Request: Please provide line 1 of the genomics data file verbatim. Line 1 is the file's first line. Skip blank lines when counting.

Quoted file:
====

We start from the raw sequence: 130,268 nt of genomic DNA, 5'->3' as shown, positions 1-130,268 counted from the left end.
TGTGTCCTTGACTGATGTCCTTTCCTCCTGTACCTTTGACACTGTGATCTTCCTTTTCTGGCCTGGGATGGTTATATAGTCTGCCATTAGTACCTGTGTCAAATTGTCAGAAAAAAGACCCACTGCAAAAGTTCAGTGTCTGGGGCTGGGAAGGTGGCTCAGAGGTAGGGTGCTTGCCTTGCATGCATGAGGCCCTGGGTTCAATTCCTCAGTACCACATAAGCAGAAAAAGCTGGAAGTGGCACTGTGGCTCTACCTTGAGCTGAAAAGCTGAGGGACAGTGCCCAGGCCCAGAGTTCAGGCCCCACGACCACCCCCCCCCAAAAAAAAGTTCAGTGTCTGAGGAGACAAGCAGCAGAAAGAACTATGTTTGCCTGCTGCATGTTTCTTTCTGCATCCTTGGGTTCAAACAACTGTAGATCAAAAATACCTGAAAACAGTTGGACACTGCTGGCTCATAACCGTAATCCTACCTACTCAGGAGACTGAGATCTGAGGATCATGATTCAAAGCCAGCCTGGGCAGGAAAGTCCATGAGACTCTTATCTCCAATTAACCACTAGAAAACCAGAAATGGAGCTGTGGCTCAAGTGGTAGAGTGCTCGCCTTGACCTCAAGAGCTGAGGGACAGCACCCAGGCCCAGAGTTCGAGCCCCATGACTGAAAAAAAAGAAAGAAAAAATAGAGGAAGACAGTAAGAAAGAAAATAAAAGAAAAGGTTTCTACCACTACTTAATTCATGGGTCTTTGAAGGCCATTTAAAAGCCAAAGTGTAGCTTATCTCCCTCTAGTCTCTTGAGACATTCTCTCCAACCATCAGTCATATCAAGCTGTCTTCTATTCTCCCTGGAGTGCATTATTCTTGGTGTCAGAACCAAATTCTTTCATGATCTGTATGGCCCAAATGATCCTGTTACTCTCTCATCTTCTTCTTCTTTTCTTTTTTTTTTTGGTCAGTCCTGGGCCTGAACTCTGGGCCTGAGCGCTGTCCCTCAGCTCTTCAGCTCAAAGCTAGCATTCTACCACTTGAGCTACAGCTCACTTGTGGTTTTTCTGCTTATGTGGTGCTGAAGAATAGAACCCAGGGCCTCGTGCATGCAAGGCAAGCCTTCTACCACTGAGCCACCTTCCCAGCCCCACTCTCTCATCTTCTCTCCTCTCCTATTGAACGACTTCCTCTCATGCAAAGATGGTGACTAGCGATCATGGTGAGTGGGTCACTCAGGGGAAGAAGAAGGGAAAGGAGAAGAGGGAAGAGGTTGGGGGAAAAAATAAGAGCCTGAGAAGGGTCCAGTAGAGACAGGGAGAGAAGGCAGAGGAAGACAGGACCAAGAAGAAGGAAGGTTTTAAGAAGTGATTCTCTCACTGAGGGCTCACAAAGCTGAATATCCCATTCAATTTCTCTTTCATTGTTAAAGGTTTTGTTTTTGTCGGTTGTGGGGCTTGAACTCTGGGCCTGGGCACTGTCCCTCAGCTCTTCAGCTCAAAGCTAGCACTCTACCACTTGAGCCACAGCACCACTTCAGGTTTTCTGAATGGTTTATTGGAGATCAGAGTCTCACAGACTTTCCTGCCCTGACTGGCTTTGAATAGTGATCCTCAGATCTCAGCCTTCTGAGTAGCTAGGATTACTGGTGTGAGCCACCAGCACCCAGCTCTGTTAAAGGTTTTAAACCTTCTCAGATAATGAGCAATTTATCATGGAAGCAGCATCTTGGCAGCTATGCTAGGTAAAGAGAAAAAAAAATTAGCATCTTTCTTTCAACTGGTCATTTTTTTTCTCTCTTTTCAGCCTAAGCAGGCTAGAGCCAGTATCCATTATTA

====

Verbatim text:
We start from the raw sequence: 130,268 nt of genomic DNA, 5'->3' as shown, positions 1-130,268 counted from the left end.